September 11, 2001 : Attack on America
Antimicrobial Susceptibility of Bacillus anthracis Isolates Associated with Intentional Distribution in Florida, New Jersey, New York, Pennsylvania, Virginia, and Washington, D.C., September - October, 2001 9:12 PM EDT; October 22, 2001
Distributed via the Health Alert Network
October 22, 2001, 21:12 EDT (9:12 PM EDT)
Antimicrobial Susceptibility of Bacillus anthracis Isolates Associated with Intentional Distribution in Florida, New Jersey, New York, Pennsylvania, Virginia, and Washington, D.C., September - October, 2001
The antimicrobial susceptibility patterns of eleven Bacillus anthracis isolates associated with intentional exposures on the east coast have been determined. The susceptibility patterns of all the isolates were similar and are described below. CDC will be issuing updated treatment recommendations for anthrax and will disseminate them as soon as they are completed.
Ciprofloxacin <0.06 µg/ml (susceptible)
Tetracycline = 0.06 µg/ml (susceptible)
Doxycycline <0.03 µg/ml (susceptible)
Penicillin <0.06 µg/ml - 0.12ug/ml (susceptible but see below)
Amoxicillin < 0.03 µg/ml (susceptible but see below)
Erythromycin = 1 µg/ml (intermediate)
Azithromycin =2 µg/ml (borderline susceptible)
Clarithromycin =0.25 µg/ml (susceptible)
Rifampin = 0.5 µg/ml (susceptible)
Clindamycin <0.5 µg/ml (susceptible)
Vancomycin = 1-2 µg/ml (susceptible)
Chloramphenicol = 4 µg/ml (susceptible)
Ceftriaxone = 16 -32 µg/ml (intermediate or resistant)
- The penicillin MICs were <0.06 to 0.12 µg/ml, which, using the NCCLS staphylococcal breakpoint for penicillin, would be considered susceptible (resistance is defined as >0.25 µg/ml).
- All of the B. anthracis isolates were also susceptible to ciprofloxacin (MIC< 0.06 µg/ml), chloramphenicol (MIC = 4 µg/ml), tetracycline (MIC=0.06 µg/ml), doxycycline (MIC=0.06 µg/ml), rifampin (MIC<0.5 µg/ml), and vancomycin (MIC 1-2 µg/ml).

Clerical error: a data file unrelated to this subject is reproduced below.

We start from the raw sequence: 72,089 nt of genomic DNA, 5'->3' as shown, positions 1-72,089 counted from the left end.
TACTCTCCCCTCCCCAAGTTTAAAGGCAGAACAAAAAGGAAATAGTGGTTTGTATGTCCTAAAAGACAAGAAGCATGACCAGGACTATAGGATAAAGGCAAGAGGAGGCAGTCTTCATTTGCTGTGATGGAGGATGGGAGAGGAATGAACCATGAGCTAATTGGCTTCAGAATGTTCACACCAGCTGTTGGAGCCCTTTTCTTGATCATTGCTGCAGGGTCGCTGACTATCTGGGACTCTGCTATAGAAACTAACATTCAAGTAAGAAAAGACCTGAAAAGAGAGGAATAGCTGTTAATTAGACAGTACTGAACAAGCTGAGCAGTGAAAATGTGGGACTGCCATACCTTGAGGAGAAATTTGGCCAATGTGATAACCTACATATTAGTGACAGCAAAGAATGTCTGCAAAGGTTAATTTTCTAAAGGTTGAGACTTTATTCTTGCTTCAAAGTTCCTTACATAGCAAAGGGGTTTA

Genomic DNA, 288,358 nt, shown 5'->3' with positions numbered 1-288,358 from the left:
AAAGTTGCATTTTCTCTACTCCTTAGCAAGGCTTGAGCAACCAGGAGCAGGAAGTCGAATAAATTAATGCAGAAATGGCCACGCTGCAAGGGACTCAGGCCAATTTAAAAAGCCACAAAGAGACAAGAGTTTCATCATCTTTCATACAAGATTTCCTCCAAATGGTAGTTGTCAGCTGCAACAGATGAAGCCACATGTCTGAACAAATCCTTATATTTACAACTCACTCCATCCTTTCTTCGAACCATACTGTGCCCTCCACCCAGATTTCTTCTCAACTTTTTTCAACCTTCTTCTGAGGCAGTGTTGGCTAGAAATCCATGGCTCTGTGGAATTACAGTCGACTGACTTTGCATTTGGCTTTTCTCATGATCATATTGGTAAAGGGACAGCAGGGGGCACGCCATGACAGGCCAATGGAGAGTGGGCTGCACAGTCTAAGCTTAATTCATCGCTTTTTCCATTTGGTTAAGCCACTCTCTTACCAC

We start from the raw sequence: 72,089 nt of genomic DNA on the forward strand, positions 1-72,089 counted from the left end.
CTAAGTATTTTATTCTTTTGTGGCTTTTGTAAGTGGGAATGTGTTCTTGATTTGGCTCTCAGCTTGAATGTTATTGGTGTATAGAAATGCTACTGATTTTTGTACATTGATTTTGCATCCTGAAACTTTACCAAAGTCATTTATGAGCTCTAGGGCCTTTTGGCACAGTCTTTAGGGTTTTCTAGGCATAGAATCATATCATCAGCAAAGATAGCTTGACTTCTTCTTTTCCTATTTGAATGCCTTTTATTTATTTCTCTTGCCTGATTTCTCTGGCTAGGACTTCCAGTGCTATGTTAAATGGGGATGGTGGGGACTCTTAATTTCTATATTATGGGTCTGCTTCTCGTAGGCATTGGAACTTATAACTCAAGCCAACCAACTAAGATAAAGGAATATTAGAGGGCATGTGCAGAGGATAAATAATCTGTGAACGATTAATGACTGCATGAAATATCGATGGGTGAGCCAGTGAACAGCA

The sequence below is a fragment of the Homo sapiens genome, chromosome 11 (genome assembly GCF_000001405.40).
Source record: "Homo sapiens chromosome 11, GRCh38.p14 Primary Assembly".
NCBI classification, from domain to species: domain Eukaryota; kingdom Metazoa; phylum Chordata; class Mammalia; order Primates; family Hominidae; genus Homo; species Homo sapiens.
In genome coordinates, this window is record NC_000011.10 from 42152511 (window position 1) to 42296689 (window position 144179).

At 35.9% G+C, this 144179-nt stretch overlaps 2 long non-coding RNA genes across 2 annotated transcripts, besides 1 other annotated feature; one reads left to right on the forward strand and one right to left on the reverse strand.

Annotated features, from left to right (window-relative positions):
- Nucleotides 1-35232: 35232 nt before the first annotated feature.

- Although there are no amoxicillin breakpoints defined for staphylococci by NCCLS, the amoxicillin results (MIC <0.03 µg/ml) were considered susceptible for B. anthracis. However, the erythromycin MICs of all eleven strains of B. anthracis would be categorized as intermediate (MIC= 1 µg/ml ). The MICs to clarithromycin (MIC=0.25 µg/ml) and azithromycin (MIC=2 µg/ml) are susceptible (but azithromycin MICs are at the susceptible breakpoint). Using the NCCLS ceftriaxone breakpoints designated for gram-negative organisms (since there are no breakpoints specifically for ceftriaxone for staphylococci) all isolates would be considered as intermediate (MIC =16 ug/ml) or resistant (MIC=32 µg/ml). These MICs suggest the presence of a cephalosporinase in the isolates. Additional studies are in progress to define the beta-lactamases of B. anthracis.
- The current B. anthracis strains associated with the intentional exposures are susceptible to ciprofloxacin and doxycycline, the two drugs approved for post-exposure prophylaxis to B. anthracis and recommended as part of initial therapy of inhalational or cutaneous anthrax.
- The current strains also are susceptible to chloramphenicol, clindamycin, rifampin, vancomycin, and clarithromycin, but limited or no data exists regarding the use of these agents in the treatment or prophylaxis of B. anthracis infections.
- Cephalosporins should not be used for post-exposure prophylaxis or treatment of B. anthracis infections.
- The likelihood of a beta-lactamase induction event that would increase penicillin MICs is significantly higher in infections where high concentrations of organisms are present. Thus, treatment of known B. anthracis infections with a penicillin type drug alone (i.e., penicillin G, ampicillin, etc.) in the setting where high concentrations of organisms are present is a concern.
- The likelihood of a beta-lactamase induction event that would increase penicillin MICs is lower when only small numbers of vegetative cells are present, such as during post exposure prophylaxis. Thus, amoxicillin or penicillin VK may be an option for post-exposure prophylaxis where ciprofloxacin or doxycycline are contraindicated.
- Additional studies are in progress to assess the susceptibility of the penicillinase activity observed in these strains to beta-lactamase inhibitors.
- Clinical experience is limited, but combination therapy with two or more antimicrobials may be appropriate in patients with severe infection.
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